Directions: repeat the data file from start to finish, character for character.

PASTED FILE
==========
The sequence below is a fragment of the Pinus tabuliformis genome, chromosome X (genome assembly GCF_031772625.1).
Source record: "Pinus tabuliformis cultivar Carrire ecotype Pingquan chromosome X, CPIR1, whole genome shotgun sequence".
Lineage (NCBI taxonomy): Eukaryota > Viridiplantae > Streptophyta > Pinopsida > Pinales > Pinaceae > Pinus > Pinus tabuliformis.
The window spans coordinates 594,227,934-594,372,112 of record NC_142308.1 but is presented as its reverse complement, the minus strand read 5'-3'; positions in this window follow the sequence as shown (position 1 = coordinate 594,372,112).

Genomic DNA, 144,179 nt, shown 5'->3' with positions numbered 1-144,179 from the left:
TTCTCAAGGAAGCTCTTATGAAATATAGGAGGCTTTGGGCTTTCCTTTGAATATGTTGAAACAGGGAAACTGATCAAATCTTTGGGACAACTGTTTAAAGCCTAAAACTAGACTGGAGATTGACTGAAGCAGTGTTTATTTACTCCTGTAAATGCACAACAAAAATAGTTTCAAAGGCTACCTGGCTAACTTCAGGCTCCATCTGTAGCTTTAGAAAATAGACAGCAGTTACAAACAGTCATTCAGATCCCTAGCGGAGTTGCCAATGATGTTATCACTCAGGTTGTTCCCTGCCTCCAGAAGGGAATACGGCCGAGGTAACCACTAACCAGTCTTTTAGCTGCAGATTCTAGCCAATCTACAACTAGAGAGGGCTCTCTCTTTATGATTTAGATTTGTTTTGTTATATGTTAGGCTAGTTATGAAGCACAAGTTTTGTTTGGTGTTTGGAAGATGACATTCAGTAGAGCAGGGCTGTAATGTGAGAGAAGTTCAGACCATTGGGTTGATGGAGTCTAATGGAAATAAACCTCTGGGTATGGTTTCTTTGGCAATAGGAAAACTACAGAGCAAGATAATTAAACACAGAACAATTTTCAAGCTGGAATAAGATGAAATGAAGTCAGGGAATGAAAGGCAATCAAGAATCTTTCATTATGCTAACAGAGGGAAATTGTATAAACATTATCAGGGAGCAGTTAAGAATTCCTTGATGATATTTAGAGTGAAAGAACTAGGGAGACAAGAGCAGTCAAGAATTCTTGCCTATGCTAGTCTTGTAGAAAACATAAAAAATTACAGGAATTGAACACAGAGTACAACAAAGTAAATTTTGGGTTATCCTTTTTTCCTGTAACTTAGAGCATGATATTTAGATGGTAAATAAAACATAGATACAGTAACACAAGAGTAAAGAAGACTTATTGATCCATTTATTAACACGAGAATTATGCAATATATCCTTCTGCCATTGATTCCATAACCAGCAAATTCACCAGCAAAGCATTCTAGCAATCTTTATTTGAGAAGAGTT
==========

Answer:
The sequence below is a fragment of the Pinus tabuliformis genome, chromosome X (genome assembly GCF_031772625.1).
Source record: "Pinus tabuliformis cultivar Carrire ecotype Pingquan chromosome X, CPIR1, whole genome shotgun sequence".
Lineage (NCBI taxonomy): Eukaryota > Viridiplantae > Streptophyta > Pinopsida > Pinales > Pinaceae > Pinus > Pinus tabuliformis.
The window spans coordinates 594,227,934-594,372,112 of record NC_142308.1 but is presented as its reverse complement, the minus strand read 5'-3'; positions in this window follow the sequence as shown (position 1 = coordinate 594,372,112).

Genomic DNA, 144,179 nt, shown 5'->3' with positions numbered 1-144,179 from the left:
TTCTCAAGGAAGCTCTTATGAAATATAGGAGGCTTTGGGCTTTCCTTTGAATATGTTGAAACAGGGAAACTGATCAAATCTTTGGGACAACTGTTTAAAGCCTAAAACTAGACTGGAGATTGACTGAAGCAGTGTTTATTTACTCCTGTAAATGCACAACAAAAATAGTTTCAAAGGCTACCTGGCTAACTTCAGGCTCCATCTGTAGCTTTAGAAAATAGACAGCAGTTACAAACAGTCATTCAGATCCCTAGCGGAGTTGCCAATGATGTTATCACTCAGGTTGTTCCCTGCCTCCAGAAGGGAATACGGCCGAGGTAACCACTAACCAGTCTTTTAGCTGCAGATTCTAGCCAATCTACAACTAGAGAGGGCTCTCTCTTTATGATTTAGATTTGTTTTGTTATATGTTAGGCTAGTTATGAAGCACAAGTTTTGTTTGGTGTTTGGAAGATGACATTCAGTAGAGCAGGGCTGTAATGTGAGAGAAGTTCAGACCATTGGGTTGATGGAGTCTAATGGAAATAAACCTCTGGGTATGGTTTCTTTGGCAATAGGAAAACTACAGAGCAAGATAATTAAACACAGAACAATTTTCAAGCTGGAATAAGATGAAATGAAGTCAGGGAATGAAAGGCAATCAAGAATCTTTCATTATGCTAACAGAGGGAAATTGTATAAACATTATCAGGGAGCAGTTAAGAATTCCTTGATGATATTTAGAGTGAAAGAACTAGGGAGACAAGAGCAGTCAAGAATTCTTGCCTATGCTAGTCTTGTAGAAAACATAAAAAATTACAGGAATTGAACACAGAGTACAACAAAGTAAATTTTGGGTTATCCTTTTTTCCTGTAACTTAGAGCATGATATTTAGATGGTAAATAAAACATAGATACAGTAACACAAGAGTAAAGAAGACTTATTGATCCATTTATTAACACGAGAATTATGCAATATATCCTTCTGCCATTGATTCCATAACCAGCAAATTCACCAGCAAAGCATTCTAGCAATCTTTATTTGAGAAGAGTT